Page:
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DTT and HDTV in France

by User Not Found | Feb 19, 2007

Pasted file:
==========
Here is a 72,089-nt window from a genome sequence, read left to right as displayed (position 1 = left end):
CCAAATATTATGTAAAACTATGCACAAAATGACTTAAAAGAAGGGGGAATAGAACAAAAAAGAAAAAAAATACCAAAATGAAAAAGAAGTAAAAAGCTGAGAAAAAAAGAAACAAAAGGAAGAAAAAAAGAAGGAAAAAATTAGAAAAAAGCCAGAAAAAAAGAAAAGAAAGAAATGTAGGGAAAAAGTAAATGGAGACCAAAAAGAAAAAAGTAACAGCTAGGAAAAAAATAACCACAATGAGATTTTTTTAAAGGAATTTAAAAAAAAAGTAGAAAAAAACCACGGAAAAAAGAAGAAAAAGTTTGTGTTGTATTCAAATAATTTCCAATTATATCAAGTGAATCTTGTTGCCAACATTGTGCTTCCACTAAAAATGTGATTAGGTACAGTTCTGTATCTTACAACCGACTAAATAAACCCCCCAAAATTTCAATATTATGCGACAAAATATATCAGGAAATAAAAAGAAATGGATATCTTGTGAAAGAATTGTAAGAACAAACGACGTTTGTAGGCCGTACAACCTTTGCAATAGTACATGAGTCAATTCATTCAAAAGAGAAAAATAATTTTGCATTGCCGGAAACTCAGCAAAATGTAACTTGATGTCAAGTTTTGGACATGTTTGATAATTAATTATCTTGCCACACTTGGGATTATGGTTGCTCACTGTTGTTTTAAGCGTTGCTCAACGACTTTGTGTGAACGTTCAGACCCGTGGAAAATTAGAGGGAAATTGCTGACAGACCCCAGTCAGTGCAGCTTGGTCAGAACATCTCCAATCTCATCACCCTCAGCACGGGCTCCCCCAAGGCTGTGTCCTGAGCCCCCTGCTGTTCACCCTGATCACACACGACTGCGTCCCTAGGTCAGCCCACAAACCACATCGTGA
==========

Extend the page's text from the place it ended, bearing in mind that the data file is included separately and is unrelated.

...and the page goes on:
In sharp contrast to the UK, France has laid down new laws concerning the transition from analogue to digital terrestrial television. It is the first country in Europe to mandate digital tuners in TV sets. It also has one of the most ambitious migration schedules, given the present low penetration of digital TV; analogue switch-off will begin in 2008 and end in late 2011. France is also one of the first European countries to confirm that HD (high definition) channels will be available on the DTT platform. These will be licensed this year and could be on the air before the end of 2007. They are likely to be based on MPEG4 technology. France's traditional dirigiste approach to industrial technology policy making for once appears to be well-timed. The new broadcast laws seem at first sight to be in sharp contrast to the disarray besetting the UK's DTT platform, where commercial players are driving the introduction of new technologies while the regulator tries to make peace with warring factions. Ultimately it will make sense for all digital TV platforms around the world to move towards more advanced technologies, including codecs like MPEG4 and improvements like HD. But how each country moves in that direction is clearly going to vary enormously. Right now we suspect that industry players and consumers alike would rather have the relative certainty of the French market than the instability that seems to lie ahead in the UK. (Strategy Analytics clients will receive a more detailed assessment of recent developments in France shortly.)
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